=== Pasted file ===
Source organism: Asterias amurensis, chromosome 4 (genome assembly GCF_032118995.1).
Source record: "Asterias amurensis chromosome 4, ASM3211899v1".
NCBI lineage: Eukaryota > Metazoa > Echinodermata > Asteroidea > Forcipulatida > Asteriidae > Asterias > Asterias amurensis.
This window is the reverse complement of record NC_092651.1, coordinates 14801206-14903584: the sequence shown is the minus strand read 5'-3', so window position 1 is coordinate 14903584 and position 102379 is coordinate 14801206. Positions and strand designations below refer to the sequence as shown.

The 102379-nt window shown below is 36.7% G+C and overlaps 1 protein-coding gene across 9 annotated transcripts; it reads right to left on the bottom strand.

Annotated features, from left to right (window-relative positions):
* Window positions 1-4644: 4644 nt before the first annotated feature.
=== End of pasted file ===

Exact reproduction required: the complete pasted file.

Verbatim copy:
Source organism: Asterias amurensis, chromosome 4 (genome assembly GCF_032118995.1).
Source record: "Asterias amurensis chromosome 4, ASM3211899v1".
NCBI lineage: Eukaryota > Metazoa > Echinodermata > Asteroidea > Forcipulatida > Asteriidae > Asterias > Asterias amurensis.
This window is the reverse complement of record NC_092651.1, coordinates 14801206-14903584: the sequence shown is the minus strand read 5'-3', so window position 1 is coordinate 14903584 and position 102379 is coordinate 14801206. Positions and strand designations below refer to the sequence as shown.

The 102379-nt window shown below is 36.7% G+C and overlaps 1 protein-coding gene across 9 annotated transcripts; it reads right to left on the bottom strand.

Annotated features, from left to right (window-relative positions):
* Window positions 1-4644: 4644 nt before the first annotated feature.